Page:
But around mid-march, we get in at 8 AM, set up for programs, and then teach straight through from 9:30 AM to 1:30 PM (sometimes 2:30). That might not seem like much, but we have to carry the same high-energy, happy vibe like each class is the first we saw. We also have to quickly set up the room in between different programs, answer questions, and help wrangle school groups. Then I will give the interpreter a break, take my own, do whatever else happens to be on my docket (menial tasks like paperwork, cleaning, sorting t-shirts, etc.) before I run home.
Although we have overnight programs every week, springtime sees them increase. It’s actually nice, because I get the day before/after off and get to sleep on the clock – for all of the 4 or 5 hours it usually ends up being, IF nobody gets sick/has to go home/has a problem with the exhibits. If I’m not the one leading the overnight, I still get to come in an hour early to help prepare for/clean up after breakfast.
Springtime flies by, but summer is no break. As soon as classroom stuff finishes up, I have to put together all the supplies for summer camp, organize paperwork, look out for allergies, etc. Then, because of my work schedule, I get to work a full 40 hour week…then work another full week right after before getting 2 days off and starting all over again.
And summer camp. Oh, summer camp! It’s like day programs, but you have more kids, and you have them all week so they have enough time to lose respect for you and each other! If you’ve never been alone in a play room of 20 running, jumping, screaming, pushing, shoving, crying, tattling, bullying 7 year olds, then consider yourself lucky.
In between summer camps, we have day programs, teacher workshops, and the occasional vacation coverage. Every week of the year, we set up for overnights, mop, vacuum, and scrub the classroom, take care of our animals (including water changes), renew supplies, do pathway interpretation, provide crowd control for events, and handle between 200 (fall) to 3000 (spring) school/daycare groups.
So, hopefully you can see why we like August when everybody goes back to school and we breathe a couple sighs of relief.
No, we aren’t running around caring for animals all day. That’s its own animal, pun intended but I’m not sorry for it. It’s hard, when an animal doesn’t want to participate in a training session, doesn’t feel well, isn’t getting along. And it’s hard to spend so much of your day cleaning up.
A lot of keepers get their start as educators, but I never will. As much as I love the animals, I really hate to do dishes and cook, and keepers spend a significant portion of their day preparing food, cleaning exhibits, and washing stinky dishes. Educators have to care for a few animals, which is fine, but I get to enjoy all the animals without having to do the unfun stuff.
As an educator, I’ve been puked on, spit on, punched right in the boobs, scratched, and poked. Every time I teach a program, some shark-obsessed kid will tell me why megalodons still exist (they do not), or hear the same stories. Every time that I do exhibit interpretation, I get to hear someone say about how they swam with stingrays or ask what about the Crocodile Hunter. I have to discipline kids who pick on other kids, and console ones who miss their parents. I have to try to make picky eaters happy, and make sure that not a single french fry touches the lips of a kid who is allergic to shellfish. I get to hear every complaint that parents have, no matter how unreasonable it is, and enjoy the wonderful adults who talk through me, who disrupt my classes by coming and going or yelling at me, who text and make phone calls while I’m trying to teach.
Despite all that up there (all 1700 words of it), I love what I do. I really do. I love inspiring children to look deeper into natural systems, to look at animals in a new light. I love when a class goes quiet with thought as I describe a world without tigers, as they ponder the gravity of extinction…and then empowering them to protect endangered species with simple steps, and bigger actions. I love breaking down exactly how much fresh water is available for all 7.1 billion humans to use, and making kids hold water jugs to feel what it’s like for the people who must carry their water miles from the well. I love speaking to a few guests, or a crowd of 100 or more.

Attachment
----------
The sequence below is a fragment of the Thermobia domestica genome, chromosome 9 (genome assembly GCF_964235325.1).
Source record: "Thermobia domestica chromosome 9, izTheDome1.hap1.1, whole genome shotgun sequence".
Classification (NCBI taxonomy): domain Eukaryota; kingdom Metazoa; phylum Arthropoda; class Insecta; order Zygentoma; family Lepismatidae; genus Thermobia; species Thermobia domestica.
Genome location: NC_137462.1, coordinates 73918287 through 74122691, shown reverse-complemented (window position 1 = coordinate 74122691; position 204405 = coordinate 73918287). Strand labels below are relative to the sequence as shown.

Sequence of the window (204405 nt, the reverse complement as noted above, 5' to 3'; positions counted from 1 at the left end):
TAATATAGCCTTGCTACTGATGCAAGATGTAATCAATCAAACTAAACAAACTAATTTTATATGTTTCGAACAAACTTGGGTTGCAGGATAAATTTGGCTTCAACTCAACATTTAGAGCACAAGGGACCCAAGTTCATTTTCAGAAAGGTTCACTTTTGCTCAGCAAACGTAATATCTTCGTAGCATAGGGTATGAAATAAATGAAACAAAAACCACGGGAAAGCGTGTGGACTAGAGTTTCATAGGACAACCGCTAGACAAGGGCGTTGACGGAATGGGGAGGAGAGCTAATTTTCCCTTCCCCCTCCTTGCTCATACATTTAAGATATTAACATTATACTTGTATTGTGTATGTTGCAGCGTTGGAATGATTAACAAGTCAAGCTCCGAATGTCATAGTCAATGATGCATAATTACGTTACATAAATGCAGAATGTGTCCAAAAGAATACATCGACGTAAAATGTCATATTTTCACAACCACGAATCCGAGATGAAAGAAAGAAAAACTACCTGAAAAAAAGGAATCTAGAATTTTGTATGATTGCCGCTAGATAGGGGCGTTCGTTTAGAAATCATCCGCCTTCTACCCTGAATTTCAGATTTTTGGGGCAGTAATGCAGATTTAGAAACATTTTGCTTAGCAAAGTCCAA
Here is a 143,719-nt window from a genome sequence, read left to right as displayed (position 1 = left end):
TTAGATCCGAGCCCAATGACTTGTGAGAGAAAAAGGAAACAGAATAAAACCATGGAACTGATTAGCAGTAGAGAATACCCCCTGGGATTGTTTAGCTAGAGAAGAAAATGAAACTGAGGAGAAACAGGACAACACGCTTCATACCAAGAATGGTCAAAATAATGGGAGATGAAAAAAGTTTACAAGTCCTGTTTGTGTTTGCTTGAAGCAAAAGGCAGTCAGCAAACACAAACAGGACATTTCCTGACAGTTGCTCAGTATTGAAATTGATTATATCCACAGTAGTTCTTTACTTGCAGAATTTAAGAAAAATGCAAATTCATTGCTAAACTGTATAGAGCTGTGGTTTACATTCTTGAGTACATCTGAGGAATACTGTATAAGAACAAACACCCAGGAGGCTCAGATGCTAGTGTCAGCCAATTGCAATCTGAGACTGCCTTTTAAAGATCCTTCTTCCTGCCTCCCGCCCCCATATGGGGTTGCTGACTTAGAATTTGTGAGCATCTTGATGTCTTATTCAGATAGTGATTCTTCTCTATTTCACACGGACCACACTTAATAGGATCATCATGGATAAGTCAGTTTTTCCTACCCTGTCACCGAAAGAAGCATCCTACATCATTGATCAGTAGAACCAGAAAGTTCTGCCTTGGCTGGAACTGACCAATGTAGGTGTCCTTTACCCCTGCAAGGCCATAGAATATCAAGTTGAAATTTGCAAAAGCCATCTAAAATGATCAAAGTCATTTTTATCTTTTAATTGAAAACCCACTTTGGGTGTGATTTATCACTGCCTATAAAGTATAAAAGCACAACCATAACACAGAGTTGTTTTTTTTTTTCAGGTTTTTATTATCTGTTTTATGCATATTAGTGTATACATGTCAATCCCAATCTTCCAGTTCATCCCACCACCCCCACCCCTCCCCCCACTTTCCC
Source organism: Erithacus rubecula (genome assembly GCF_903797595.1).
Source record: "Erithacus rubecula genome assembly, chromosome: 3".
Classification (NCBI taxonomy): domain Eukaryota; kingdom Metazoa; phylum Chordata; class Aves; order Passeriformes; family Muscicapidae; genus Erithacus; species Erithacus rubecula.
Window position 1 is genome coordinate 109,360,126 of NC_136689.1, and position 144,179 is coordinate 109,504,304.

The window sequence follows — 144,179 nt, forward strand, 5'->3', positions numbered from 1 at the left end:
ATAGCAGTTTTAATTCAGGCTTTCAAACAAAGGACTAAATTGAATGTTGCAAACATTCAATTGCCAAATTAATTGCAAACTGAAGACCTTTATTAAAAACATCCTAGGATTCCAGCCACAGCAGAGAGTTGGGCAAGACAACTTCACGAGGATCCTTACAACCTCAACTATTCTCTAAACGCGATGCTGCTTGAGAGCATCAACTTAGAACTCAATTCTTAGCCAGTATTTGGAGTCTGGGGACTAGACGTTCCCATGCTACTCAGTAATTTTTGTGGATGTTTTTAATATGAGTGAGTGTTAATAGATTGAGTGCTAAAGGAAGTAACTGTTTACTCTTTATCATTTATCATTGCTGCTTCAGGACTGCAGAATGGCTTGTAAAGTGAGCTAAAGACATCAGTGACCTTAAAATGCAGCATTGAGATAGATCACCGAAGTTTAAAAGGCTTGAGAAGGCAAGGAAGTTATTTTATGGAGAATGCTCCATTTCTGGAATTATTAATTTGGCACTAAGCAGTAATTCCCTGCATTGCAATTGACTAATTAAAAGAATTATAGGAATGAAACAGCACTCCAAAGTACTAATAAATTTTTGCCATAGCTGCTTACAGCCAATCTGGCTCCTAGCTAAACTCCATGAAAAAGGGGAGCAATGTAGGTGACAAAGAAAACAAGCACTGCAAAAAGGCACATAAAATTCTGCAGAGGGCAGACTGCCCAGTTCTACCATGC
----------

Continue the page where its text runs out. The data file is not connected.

And I love giving teachers new tools to educate their children. I love giving teachers a break from teaching, to enjoy learning along with their kids. I love changing misconceptions. I love encouraging all students, but especially girls and people of color, to be scientists. I love seeing stuck-up high schoolers light up with legitimate excitement as they dissect a squid; or, failing that, I love seeing them get squid guts on their clothes.
Even when my campers are upset, I love seeing the compassion that their peers have – sometimes, the other kids are much better at consoling their classmates than I ever could be. They’re also better at punishing the bad ones, it’s great. I love the hilarious and sweet things that kids say. I love hearing a parent gush about how great a program was, or how much their kid enjoyed it. I love seeing the same faces for day programs and summer camp over and over again.
I love having the chance to be creative. I love knowing that ideas I had are being used in other classrooms across the country (cough OCEARCH cough). I love exchanging ideas and techniques, and hearing about others’ experiences. I love learning to be a better educator and constantly improving myself. I love teachers in general, because who has a better sense of humor about kids than them?
I love my coworkers. The other educators are hilarious, talented, exasperating people, and they feel like my family. The trainers and aquarists operate on varying levels of hilarity and familiarity, but they’re all eager to help out. They’re all interested in connecting with the public to various extents; they have so much knowledge and passion. It’s my job to relate that knowledge and passion to the guests, and I love that too. Of course I love the animals; what’s not to love?
So, there you have it. Anywhere you go, there will be things that are hard about your job. But if you’re as lucky as I am, there will be a positive side to the same coin and when you flip it, it mostly lands on that side. Working in the zoo/aquarium field is hard: hard to get into, hard to afford, hard work once you’re there, no matter which department you fit in. But it’s so, so worth it.